“That's how much he means to them. This is not their coach leaving, this is a father figure to them,” continued Cherpak. “They feel like they let him down. They feel guilty and responsible. It's devastating to them. And it's amazing because this program says they are in the best interest of the kids, and they are the ones who seem to have let them all down and have them angered. Every kid in that locker room knew he didn't want to leave them.”

Cherpak, a close friend to Wannstedt, also went on to talk about the impact the timing of the firing could have.

“This is the worst time to do this,” he said. “This was the biggest recruiting week coming up. I'm very disappointed with whoever made this decision. If it was all about money and going to a big bowl game, what's the big deal? The cost of this decision is much worse than just a game. Recruiting is just one of those costly things.”

Wannstedt's only other bowl appearance came in a 3-0 loss to Oregon State in the 2008 Sun Bowl.

Despite his struggles of advancing the program to a BCS level, Wannstedt did put together one of the most successful stretches in a three year stint since 1981-83, when he went a combined 26-12 from 2008-10.

The 34th head coach in Pittsburgh Panther history also helped push five players to the NFL, including current Philadelphia Eagles' running back Shady McCoy, who stated in a Twitter message that the decision was “a horrible mistake.”

“He helped put players who may not have been in the position in the NFL,” Cherpak said. “He came to the high schools, he came to the banquets, he's a Pittsburgh guy. He knew the university, he checked on every kid in class, and he made sure he gave every kid an opportunity. They (Pitt) just threw all of that under the rug for two wins.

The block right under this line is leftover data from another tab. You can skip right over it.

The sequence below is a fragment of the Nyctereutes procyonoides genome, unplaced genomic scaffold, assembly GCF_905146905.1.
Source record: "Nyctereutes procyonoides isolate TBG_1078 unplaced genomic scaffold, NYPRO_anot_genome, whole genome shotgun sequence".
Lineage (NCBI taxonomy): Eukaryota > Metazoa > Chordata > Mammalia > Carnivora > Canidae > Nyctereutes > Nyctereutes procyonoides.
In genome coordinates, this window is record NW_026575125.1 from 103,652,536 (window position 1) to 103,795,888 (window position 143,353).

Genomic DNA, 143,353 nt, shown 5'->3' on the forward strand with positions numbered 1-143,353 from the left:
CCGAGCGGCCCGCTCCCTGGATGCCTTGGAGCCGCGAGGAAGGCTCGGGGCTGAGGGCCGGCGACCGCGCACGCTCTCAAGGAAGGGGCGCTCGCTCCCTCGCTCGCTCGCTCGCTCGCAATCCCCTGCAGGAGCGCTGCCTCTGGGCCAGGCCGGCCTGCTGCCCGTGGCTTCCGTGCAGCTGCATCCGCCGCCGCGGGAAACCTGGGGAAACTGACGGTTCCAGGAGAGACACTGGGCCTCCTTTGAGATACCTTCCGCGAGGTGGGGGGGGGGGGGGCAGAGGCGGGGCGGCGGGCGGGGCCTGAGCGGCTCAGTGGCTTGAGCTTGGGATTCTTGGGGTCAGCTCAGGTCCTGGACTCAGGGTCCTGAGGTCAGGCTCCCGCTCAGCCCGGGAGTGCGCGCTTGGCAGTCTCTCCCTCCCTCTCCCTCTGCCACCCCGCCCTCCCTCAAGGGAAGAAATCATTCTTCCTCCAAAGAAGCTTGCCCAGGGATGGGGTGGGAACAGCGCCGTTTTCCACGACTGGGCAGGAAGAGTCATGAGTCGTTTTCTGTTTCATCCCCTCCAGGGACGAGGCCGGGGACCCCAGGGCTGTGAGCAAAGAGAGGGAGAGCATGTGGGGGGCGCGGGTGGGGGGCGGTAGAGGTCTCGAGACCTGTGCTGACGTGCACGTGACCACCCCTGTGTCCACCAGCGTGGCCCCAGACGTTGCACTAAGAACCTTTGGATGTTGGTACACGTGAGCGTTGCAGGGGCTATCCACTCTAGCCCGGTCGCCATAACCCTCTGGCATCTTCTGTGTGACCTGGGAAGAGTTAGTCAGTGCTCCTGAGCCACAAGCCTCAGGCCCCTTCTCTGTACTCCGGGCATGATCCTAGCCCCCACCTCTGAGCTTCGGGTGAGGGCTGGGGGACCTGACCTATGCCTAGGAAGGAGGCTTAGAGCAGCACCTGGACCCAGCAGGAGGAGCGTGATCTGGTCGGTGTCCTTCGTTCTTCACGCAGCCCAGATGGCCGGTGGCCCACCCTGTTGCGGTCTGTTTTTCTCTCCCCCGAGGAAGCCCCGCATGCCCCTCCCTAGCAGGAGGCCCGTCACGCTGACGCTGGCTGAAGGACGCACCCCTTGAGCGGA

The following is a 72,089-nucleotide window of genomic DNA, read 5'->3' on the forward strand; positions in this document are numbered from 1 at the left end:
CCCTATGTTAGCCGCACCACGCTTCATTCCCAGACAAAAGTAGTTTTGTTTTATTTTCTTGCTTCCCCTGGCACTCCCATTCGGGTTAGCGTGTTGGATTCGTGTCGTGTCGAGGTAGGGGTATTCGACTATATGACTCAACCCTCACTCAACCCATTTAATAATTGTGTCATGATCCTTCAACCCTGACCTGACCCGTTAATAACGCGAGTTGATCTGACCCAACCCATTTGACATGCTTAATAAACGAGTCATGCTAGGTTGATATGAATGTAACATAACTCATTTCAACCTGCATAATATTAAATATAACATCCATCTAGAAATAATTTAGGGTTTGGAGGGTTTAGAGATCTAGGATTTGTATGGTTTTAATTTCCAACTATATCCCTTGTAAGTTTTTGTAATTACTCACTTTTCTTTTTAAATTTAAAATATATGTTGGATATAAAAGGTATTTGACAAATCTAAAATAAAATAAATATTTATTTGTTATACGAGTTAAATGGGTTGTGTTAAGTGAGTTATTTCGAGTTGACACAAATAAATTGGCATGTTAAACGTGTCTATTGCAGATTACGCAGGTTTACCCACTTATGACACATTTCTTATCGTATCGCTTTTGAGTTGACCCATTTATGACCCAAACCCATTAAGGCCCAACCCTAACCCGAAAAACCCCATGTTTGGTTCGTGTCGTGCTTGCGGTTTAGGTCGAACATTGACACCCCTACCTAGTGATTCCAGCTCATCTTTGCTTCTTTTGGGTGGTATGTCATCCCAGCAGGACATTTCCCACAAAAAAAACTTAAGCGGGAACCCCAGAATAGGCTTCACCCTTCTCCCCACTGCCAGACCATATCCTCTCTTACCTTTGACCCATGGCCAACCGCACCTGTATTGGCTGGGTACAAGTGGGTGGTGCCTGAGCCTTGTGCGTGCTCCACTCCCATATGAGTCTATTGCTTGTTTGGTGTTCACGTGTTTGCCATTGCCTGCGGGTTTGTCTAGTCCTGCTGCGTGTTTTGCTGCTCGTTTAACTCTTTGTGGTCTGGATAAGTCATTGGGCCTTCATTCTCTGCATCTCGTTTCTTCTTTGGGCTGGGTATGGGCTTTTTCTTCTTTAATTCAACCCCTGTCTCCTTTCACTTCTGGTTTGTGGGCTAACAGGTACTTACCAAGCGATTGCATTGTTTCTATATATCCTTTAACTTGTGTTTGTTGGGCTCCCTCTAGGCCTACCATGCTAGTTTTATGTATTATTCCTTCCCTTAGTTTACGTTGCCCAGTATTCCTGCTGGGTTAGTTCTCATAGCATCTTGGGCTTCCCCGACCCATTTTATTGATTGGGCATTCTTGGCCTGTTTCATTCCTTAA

Wannstedt and his Panthers had a 21-point lead at Heinz Field on Dec. 5, 2009, in the “Big East championship” game against Cincinnati, only to fall 45-44 to the Bearcats and miss out on an automatic BCS bowl-bid. That is one of the “wins” Cherpak referred to.

“At the end of the season, (Wannstedt and I) sat down and we talked about the entire season,” said University of Pittsburgh athletic director Steve Pederson. “Over the course of time, I think Dave and I have talked a number of times that he is not going to coach forever, and there might be a point in time in which he might want to do something else. The discussion we had after this season is that it became the appropriate time, and the timing made sense. So he decided to step down and assume this new role.”

Cherpak has his doubts as to whether Wannstedt will be able to accept that new role.

“I'm not sure that he'll be around to be honest with you,” he said. “Are you going to work with somebody who took away your dream job?”

According to Pederson, Wannstedt will have the opportunity, should he so desire, to coach the Panthers in their upcoming BBVA Compass Bowl game against the SEC's Kentucky Wildcats.

If he decides not to coach in the game, offensive coordinator Frank Cignetti will more than likely take over as interim head coach.

Anthony Jaskulski covers high school and college sports for the Pittsburgh Sports Report. He also publishes The Pittsburgh Paint at http://www.thepaint.net/.

Click here to view Dave Wannstedt's statement

Click here to view Steve Pederson's press conference